Comrades 2016 – Who to watch
If Gift Kelehe can win the 91st running of the Comrades Marathon on Sunday then he will become the first South African since Bruce Fordyce (pictured) to successfully defend the title. Kelehe followed in his brother Andrew’s fast footsteps when he won last year’s Up-run in 5:38:35 to repeat what his older brother had done in 2001. But will it be more difficult for Kelehe to defend his title now that other runners will be watching him? Gift is expecting a tough race and says he has put last year’s win behind him in order to focus on 2016 “There’s nothing easy. It’s gonna come hard. Everyone wants that win, that gold medal. That’s why I’ve put the 2015 win behind me to focus on 2016.”
Some of those runners aiming to topple Kelehe include multiple gold medallist and winner of the 2012 Down-Run Ludwick Mamabolo. Because of his 2012 victory and second place finish in the 2010 Down Run, Mamabolo has become known as a Down-Run specialist of sorts. While he refutes this assertion, Mamabolo does admit that South Africans have performed better on the journey from Pietermaritzburg to Durban. “2016 Comrades is very special. Everybody wants to win it. As South Africans we have dominated the Down Run in many years. I can’t see any foreigner who can win it, especially because we have got four or five athletes who can win the Down Run,” with the last one in 2014 having been won by Bongumusa Mthembu, a man who has a real chance of winning on Sunday. Growing up in KZN Mthembu has the race pumping in his veins. He knows the route exceptionally well and has the added advantage of being coached by former SA Marathon Champion, New York Marathon Champion and Comrades Marathon Runner-Up Willie Mtolo. Mthembu and his training partner Thuso Mosiea, who is a Comrades gold medallist in his own right, will almost certainly feature in the top ten and one of them could win it.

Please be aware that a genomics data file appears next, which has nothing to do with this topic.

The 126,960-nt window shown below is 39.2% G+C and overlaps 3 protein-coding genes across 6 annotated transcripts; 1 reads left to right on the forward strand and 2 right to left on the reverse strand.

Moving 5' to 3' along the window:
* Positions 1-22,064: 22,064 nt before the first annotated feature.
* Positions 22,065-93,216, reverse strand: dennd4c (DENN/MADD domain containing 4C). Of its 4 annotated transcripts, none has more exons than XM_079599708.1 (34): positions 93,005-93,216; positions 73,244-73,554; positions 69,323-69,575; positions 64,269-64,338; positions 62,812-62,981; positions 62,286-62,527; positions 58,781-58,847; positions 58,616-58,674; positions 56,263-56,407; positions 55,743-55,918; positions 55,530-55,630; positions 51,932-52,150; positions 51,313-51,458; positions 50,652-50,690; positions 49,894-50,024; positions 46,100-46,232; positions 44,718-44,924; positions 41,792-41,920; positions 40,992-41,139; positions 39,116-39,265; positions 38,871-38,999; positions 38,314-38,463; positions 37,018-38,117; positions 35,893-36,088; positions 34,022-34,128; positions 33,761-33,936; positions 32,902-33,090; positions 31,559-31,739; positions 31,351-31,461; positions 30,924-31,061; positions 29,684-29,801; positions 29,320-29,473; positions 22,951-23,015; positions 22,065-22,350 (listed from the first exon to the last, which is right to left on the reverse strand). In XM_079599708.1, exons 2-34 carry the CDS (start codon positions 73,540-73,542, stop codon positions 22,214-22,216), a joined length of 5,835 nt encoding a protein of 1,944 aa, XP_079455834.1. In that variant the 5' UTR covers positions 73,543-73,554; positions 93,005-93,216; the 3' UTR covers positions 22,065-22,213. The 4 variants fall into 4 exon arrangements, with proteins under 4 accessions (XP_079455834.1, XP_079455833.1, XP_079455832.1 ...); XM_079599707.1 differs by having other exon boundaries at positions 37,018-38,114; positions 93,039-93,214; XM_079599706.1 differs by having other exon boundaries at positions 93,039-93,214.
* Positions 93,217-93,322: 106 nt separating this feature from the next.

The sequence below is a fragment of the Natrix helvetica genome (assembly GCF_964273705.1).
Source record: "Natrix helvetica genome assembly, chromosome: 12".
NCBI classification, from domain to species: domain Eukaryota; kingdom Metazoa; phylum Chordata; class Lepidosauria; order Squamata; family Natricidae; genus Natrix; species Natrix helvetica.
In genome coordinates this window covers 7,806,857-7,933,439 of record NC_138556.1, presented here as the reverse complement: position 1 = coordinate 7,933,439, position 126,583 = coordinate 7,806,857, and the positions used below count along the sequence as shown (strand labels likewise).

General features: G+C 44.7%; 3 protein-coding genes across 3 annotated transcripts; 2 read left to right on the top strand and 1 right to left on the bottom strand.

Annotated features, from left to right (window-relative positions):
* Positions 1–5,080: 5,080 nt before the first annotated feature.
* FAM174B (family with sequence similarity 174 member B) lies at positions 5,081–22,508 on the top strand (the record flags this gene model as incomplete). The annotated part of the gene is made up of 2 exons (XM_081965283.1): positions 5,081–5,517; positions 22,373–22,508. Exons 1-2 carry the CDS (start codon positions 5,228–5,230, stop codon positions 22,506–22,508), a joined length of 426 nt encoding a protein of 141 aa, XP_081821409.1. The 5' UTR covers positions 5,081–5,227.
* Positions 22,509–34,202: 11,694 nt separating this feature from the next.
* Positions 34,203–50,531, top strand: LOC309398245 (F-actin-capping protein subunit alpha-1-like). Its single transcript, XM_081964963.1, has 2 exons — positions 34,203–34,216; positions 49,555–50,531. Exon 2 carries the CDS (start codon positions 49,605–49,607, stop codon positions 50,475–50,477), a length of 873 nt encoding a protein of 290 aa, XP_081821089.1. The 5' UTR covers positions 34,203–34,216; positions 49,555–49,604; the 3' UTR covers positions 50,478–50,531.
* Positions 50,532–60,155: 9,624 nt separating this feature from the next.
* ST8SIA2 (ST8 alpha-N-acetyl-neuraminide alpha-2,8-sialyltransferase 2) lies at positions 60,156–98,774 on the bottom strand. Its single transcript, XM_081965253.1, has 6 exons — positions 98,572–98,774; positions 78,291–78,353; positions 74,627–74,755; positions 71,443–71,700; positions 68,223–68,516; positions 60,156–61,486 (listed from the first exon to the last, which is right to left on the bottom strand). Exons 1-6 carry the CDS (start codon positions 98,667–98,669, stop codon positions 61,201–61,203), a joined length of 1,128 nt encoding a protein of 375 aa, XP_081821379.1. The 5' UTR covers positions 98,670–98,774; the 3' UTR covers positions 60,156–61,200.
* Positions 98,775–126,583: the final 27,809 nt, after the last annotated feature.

One of those that Mamabolo is tipping as a possible winner is 2013 Champion Claude Moshiywa. Although Moshiywa, who started his running with Diepkloof Athletic Club, won an Up Run from Durban to Piteremaritzburg, he says he’s in great shape. The same sort of shape he was in when he last won the race. “This year I’m, hundred percent fit. I can compare it with 2013. I’m injury-free and mentally strong. I’m looking for a win. I’ve trained. I’ve done everything. I’m looking for a win,” said a confident Moshiywa.
Moshiywa is also mentoring a few promising young athletes who is counting on to break into the top ten or even top three if things go well on the 29th of May. Khumbuilani Zondo, third place finisher at this year’s Old Mutual Om Die Dam 50km ultra marathon is one such athlete. Another is Steven Dikobe, winner of the City to City 50km ultra marathon. Dikobe has been living on a plot outside Pretoria and commuting to the South of Johannebsurg to train with Moshiywa’s group. He says all the money he has spent and all the hardships he has endured have left him hungry to win on Sunday to change his life.
The ladies race is less open. Caroline Wostmann’s dominance over the ultra-marathons in the last 18 months has been plain for all to see. Wostmann won both Comrades and the Old Mutual Two Oceans Marathon. She has trained well in Graskop in Mpumalanga and has been winning local 21km races at a canter. The only question is: will she be able to stand Frith van der Merwe’s 27-year old record of 5:54:43? Keep an eye out for last year’s runner-up Charne Bosman who is looking in good shape to finish on the podium.